Eventually headmaster Willem Campagne has mercy on him, and he gets a second chance for a formal education. When he is 12, Nic. Loning sees his work and says: ‘Don’t ever give up! We can learn a lot from each other’. Loning encourages Ruben to go to Nola Hatterman, to take art lessons. According to Karsters he almost immediately was put to work and had to teach classes while Nola was taking all the credits for the good work of her ‘apprentice’. It still angers Karsters, and it makes me wonder why. His works prove to me that he is a highly skilled artist in his own right, with definitely his own signature.
From Talent; Uit de kunstcollectie van de Centrale Bank van Suriname (Paramaribo, 2007), by Marieke Visser, translated by Anne-Marie Reeder:
‘I was born with a preference for subtlety. I appreciate everything that breathes subtlety. I want to express in my work the things that have an “impact” on me. But if you want to be successful you must have a thorough command of your profession.’ Ruben Karsters has been inseparably connected with his drawing materials ever since he was a toddler. A great-uncle used to send books about art to his nephew and young Ruben would sit and study the works of old masters such as Rembrandt and Rubens meticulously. When he is about 12 or 13 years old he takes his work to show it to Nic. Loning, a talented drawing teacher and artist. ‘Young man, we are going to learn from each other’, Loning comments after studying Karsters’ work. One thing leads to another and so Karsters ends up at the Cultureel Centrum Suriname (CCS) where Nola Hatterman is teaching. “It didn’t take her long to appreciate what I could do. And so I became a student in Nola Hatterman’s class at the age of thirteen.’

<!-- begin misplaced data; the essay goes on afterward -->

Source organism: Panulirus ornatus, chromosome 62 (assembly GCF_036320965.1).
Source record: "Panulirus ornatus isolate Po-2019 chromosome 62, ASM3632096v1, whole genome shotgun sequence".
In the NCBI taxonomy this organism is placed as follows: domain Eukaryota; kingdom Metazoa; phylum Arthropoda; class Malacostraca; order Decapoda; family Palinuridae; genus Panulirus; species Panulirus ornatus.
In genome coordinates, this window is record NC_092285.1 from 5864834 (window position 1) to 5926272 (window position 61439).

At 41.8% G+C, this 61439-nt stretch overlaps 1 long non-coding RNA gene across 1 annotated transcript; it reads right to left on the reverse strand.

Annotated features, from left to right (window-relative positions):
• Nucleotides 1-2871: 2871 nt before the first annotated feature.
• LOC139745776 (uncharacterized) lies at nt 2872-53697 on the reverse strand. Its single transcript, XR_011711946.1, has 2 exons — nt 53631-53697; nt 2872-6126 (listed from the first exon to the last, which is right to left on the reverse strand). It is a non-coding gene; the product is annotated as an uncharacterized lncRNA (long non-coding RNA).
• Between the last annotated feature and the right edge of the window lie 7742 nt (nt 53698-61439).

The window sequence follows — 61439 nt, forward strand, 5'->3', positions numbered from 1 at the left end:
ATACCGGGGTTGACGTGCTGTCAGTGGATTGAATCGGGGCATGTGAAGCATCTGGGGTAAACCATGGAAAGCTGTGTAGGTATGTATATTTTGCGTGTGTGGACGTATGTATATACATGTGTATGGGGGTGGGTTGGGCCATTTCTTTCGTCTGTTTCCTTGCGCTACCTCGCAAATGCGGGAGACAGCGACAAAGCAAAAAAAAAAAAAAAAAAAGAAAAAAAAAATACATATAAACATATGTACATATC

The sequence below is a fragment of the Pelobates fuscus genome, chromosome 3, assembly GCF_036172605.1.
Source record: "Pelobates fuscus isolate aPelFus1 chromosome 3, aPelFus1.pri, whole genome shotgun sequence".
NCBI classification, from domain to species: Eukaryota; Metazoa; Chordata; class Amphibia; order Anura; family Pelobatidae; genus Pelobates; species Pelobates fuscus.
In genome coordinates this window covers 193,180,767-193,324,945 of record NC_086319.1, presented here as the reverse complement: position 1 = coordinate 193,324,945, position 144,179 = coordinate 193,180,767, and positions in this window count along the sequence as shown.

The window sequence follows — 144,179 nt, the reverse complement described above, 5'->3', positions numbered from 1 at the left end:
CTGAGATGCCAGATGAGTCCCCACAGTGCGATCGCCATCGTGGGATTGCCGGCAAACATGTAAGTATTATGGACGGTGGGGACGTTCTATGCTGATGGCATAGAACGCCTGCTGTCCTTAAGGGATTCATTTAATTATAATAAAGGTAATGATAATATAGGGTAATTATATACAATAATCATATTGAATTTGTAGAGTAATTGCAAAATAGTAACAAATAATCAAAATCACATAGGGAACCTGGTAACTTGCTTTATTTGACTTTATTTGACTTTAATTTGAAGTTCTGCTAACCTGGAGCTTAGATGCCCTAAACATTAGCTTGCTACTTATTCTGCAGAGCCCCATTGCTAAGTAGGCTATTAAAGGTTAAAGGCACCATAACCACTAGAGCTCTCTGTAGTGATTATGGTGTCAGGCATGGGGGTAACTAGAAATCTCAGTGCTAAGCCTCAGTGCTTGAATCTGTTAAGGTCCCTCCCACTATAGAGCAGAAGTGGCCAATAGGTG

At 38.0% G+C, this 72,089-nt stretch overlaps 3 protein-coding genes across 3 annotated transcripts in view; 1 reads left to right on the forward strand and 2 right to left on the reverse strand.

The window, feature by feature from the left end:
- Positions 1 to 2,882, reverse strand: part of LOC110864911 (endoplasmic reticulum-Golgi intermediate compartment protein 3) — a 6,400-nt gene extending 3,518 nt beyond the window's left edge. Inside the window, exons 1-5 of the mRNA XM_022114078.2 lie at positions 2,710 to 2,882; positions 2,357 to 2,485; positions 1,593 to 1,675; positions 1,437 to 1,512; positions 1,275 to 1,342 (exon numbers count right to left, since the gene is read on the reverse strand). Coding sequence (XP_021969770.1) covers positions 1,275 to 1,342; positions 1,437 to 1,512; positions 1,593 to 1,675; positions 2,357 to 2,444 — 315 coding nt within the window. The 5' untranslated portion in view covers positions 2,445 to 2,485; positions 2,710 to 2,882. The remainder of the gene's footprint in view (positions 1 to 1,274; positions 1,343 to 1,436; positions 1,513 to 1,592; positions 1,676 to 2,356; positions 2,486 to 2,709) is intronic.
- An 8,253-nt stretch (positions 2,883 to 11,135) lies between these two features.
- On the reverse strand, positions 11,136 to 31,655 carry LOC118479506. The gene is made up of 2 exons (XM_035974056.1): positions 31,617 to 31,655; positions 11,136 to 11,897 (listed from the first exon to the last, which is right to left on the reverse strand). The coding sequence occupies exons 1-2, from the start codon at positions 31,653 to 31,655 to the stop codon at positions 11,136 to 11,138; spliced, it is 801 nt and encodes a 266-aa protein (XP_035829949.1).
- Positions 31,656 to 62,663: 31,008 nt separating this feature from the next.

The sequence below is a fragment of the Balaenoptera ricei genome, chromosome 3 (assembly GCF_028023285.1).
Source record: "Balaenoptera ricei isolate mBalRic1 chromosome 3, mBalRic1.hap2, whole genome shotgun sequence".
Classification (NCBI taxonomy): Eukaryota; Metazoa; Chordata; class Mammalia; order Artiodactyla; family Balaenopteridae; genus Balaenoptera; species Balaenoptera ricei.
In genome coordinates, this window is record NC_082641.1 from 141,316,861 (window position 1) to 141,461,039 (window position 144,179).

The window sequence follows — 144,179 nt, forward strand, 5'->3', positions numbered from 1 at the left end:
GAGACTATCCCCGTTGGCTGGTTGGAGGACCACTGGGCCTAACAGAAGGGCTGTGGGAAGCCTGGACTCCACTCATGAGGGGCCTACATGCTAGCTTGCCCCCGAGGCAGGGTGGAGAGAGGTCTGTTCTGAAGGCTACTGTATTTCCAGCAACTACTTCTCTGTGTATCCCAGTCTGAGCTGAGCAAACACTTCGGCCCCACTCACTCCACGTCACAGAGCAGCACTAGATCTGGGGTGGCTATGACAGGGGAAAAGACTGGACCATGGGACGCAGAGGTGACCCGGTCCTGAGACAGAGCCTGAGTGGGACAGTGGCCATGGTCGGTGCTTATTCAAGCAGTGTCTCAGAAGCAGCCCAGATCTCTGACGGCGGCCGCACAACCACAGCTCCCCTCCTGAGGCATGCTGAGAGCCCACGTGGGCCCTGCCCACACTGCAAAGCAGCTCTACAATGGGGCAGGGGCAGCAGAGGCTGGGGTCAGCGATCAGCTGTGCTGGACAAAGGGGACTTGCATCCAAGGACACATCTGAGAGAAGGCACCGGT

In 1968 Ruben Karsters graduates from the Rijksacademie voor Beeldende Kunst in Amsterdam, the Netherlands. As time goes by his appreciation for technical skills gets stronger and stronger. ‘People seek refuge in abstractionism because they want to avoid the difficult aspects of art. However, there are also many special skills one should know in order to make a good abstract work of art.’ His personal style of painting is realistic, but he emphasizes that every painting is a personal interpretation of reality. ‘If you paint from nature, you’ll always leave something out; it is always a translation. You paint the image as you see it, or feel it, or experience it.’
TEXT Marieke Visser
Marieke Visser (Bennekom, the Netherlands, 1962) studied journalism and language and literature in the Netherlands. As publicist she writes a lot about art, culture, history and tourism from her own news agency Swamp Fish Press. Three large art projects to which she has recently contributed are: Wakaman Drawing lines, connecting dots, Paramaribo SPAN and Kibii Wi Koni Marcel Pinas The Event. She is currently editor in chief of Sranan Art Xposed.